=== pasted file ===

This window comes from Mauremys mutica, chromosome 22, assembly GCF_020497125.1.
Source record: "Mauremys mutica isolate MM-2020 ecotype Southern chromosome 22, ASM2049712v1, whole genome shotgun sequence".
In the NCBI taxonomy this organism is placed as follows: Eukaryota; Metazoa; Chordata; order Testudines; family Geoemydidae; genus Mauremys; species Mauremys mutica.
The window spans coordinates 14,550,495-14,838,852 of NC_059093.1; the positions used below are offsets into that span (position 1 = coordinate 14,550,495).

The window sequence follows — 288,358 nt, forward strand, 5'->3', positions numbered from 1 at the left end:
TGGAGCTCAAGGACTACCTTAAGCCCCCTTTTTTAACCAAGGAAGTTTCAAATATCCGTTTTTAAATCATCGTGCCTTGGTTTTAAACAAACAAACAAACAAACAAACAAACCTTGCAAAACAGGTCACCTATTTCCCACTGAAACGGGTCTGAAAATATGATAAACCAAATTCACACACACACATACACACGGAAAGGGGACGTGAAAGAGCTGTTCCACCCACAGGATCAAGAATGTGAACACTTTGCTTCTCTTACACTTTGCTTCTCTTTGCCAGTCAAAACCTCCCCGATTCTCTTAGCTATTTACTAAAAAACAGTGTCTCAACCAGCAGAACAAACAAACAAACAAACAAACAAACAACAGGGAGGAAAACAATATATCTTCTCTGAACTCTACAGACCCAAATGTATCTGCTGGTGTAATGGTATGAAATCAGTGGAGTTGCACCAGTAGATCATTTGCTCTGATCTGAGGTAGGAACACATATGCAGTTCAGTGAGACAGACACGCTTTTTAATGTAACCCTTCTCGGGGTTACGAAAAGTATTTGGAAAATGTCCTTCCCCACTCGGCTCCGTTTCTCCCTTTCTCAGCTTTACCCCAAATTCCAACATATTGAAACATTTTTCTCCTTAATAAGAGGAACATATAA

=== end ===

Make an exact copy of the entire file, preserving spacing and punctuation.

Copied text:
This window comes from Mauremys mutica, chromosome 22, assembly GCF_020497125.1.
Source record: "Mauremys mutica isolate MM-2020 ecotype Southern chromosome 22, ASM2049712v1, whole genome shotgun sequence".
In the NCBI taxonomy this organism is placed as follows: Eukaryota; Metazoa; Chordata; order Testudines; family Geoemydidae; genus Mauremys; species Mauremys mutica.
The window spans coordinates 14,550,495-14,838,852 of NC_059093.1; the positions used below are offsets into that span (position 1 = coordinate 14,550,495).

The window sequence follows — 288,358 nt, forward strand, 5'->3', positions numbered from 1 at the left end:
TGGAGCTCAAGGACTACCTTAAGCCCCCTTTTTTAACCAAGGAAGTTTCAAATATCCGTTTTTAAATCATCGTGCCTTGGTTTTAAACAAACAAACAAACAAACAAACAAACCTTGCAAAACAGGTCACCTATTTCCCACTGAAACGGGTCTGAAAATATGATAAACCAAATTCACACACACACATACACACGGAAAGGGGACGTGAAAGAGCTGTTCCACCCACAGGATCAAGAATGTGAACACTTTGCTTCTCTTACACTTTGCTTCTCTTTGCCAGTCAAAACCTCCCCGATTCTCTTAGCTATTTACTAAAAAACAGTGTCTCAACCAGCAGAACAAACAAACAAACAAACAAACAAACAACAGGGAGGAAAACAATATATCTTCTCTGAACTCTACAGACCCAAATGTATCTGCTGGTGTAATGGTATGAAATCAGTGGAGTTGCACCAGTAGATCATTTGCTCTGATCTGAGGTAGGAACACATATGCAGTTCAGTGAGACAGACACGCTTTTTAATGTAACCCTTCTCGGGGTTACGAAAAGTATTTGGAAAATGTCCTTCCCCACTCGGCTCCGTTTCTCCCTTTCTCAGCTTTACCCCAAATTCCAACATATTGAAACATTTTTCTCCTTAATAAGAGGAACATATAA